The Case for Centralized Information Management

It sounds pleasant and equitable enough: allowing individual units to have control over their own data procurement budgets. Teams get the specialized content they need to support their work without the bureaucratic hassle of going through a centralized body which may not understand why they need it.

But a lack of unitary oversight has its own pitfalls, like not knowing how much money your organization is spending or what it’s being spent on. Or why.  Not that long ago, the largest academic library in the United States discovered that its dozens of constituent bodies were paying for numerous duplicate subscriptions to some of the most prestigious (and priciest) electronic subscriptions on the market.  By centralizing content management and acquisition, the savings exceeded $25 million over six years.

If as well-funded an institution as Harvard University can benefit from centralizing information procurement, your organization certainly can.

Benefits of centralization

The most tangible benefit of centralized procurement is the opportunity to reduce purchasing costs.  Rather than having multiple units contract with the same vendor, for example, a centralized procurement hub can negotiate volume licenses for just the right number of seats and with more favorable terms. If you are receiving physical publications, bulk ordering has the added advantage of reducing associated costs such  as contract review, usage analyses, seat and renewal management shipping and handling, and so forth.

Saving on licensing fees is not the only advantage of a centralized procurement model. Here are some additional plusses:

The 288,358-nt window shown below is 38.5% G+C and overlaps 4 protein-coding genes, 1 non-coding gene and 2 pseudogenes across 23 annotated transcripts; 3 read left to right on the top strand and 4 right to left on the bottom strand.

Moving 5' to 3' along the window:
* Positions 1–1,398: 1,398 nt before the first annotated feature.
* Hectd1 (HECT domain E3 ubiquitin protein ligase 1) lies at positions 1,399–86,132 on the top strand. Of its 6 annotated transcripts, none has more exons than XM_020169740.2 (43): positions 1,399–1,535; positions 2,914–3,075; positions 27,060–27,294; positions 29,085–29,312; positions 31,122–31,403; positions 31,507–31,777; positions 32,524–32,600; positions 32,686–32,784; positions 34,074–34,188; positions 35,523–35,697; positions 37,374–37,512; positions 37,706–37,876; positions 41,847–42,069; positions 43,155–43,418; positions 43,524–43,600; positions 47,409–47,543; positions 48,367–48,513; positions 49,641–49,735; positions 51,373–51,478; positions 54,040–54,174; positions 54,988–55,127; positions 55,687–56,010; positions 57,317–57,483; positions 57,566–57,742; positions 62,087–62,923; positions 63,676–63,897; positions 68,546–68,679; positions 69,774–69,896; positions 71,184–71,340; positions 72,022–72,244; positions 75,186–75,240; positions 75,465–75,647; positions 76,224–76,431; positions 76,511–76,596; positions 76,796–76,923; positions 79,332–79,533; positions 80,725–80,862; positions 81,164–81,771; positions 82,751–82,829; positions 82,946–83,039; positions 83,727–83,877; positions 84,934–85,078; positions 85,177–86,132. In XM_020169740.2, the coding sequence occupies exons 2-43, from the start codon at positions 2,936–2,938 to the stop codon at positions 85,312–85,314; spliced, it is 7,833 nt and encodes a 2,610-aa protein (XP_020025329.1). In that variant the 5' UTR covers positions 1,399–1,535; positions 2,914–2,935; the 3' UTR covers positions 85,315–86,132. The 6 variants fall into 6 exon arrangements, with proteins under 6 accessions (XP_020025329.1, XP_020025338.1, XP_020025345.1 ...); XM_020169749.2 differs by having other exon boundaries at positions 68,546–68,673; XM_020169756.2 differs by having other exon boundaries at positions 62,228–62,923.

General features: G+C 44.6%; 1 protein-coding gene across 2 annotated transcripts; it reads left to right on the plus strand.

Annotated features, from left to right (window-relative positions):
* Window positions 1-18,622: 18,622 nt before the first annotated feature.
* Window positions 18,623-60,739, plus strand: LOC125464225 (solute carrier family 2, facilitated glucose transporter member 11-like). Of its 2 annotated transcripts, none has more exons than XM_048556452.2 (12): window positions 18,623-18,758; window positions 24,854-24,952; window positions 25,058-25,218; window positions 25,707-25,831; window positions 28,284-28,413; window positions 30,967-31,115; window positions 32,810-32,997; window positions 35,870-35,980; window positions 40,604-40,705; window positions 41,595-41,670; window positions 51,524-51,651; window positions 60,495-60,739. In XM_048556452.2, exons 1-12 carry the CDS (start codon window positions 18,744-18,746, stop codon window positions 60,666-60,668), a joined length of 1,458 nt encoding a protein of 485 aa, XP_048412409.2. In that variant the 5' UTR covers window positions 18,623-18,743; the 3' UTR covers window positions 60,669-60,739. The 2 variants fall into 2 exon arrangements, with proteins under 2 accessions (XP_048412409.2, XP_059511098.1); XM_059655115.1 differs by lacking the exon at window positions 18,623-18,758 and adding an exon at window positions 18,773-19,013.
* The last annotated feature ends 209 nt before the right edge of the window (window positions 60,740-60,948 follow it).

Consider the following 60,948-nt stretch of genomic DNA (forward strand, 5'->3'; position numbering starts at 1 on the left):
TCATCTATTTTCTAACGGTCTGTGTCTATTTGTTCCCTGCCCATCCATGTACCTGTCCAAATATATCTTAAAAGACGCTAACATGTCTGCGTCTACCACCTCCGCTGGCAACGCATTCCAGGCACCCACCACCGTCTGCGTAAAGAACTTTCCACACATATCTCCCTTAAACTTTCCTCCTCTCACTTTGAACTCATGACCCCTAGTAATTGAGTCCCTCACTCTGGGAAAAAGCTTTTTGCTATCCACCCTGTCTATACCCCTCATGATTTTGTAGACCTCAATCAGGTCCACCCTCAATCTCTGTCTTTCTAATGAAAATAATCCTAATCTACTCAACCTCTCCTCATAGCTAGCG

Reduced process costs. Think of the costs associated with maintaining a single procurement arm: soliciting and maintaining vendor relationships, negotiating contracts, managing and tracking orders, deliveries and payments.  Now multiply those expenses across all of your organizational units, and the benefit to your organization’s processes becomes clear. Assigning procurement to a dedicated team of experts reduces redundant effort and improves efficiencies across the organization.

Improved visibility.  No more sifting through numerous organizational budgets to identify line-item expenses. A procurement hub affords greater control through establishing clear purchasing policies. Maintenance of centralized purchasing records means redundant systems can be consolidated.  Most importantly: a procurement hub allows far greater insight into your company’s purchasing, resulting in more effective decision-making about how you spend.

Improved vendor relationships. If a given vendor has dealings with five different people in your organization – who in turn are each managing relationships with a number of other vendors as well – what does the quality of those relationships look like?  Centralization means an opportunity to deepen the connection your organization has with its suppliers.  Consolidating your subscriptions with a single vendor means your account is more strategic for them, leading to a better level of service as well as potential added cost savings.

How to get started

The business value may be clear, but moving to centralized procurement will not necessarily be an easy road if a distributed model currently prevails in your organization.  Making the business case for cost savings and improved efficiencies directly to procurement officers and soliciting their feedback can ease anxiety around procurement and budgeting responsibilities being transferred to other organizational areas.

Sharing insights from a centralized source of subscription data like the cSubs Clarity℠ solution helps to illustrate and further strengthen your case.  Additionally, your cSubs senior account manager can identify potential efficiencies and savings afforded by our consolidation and subscription management offerings.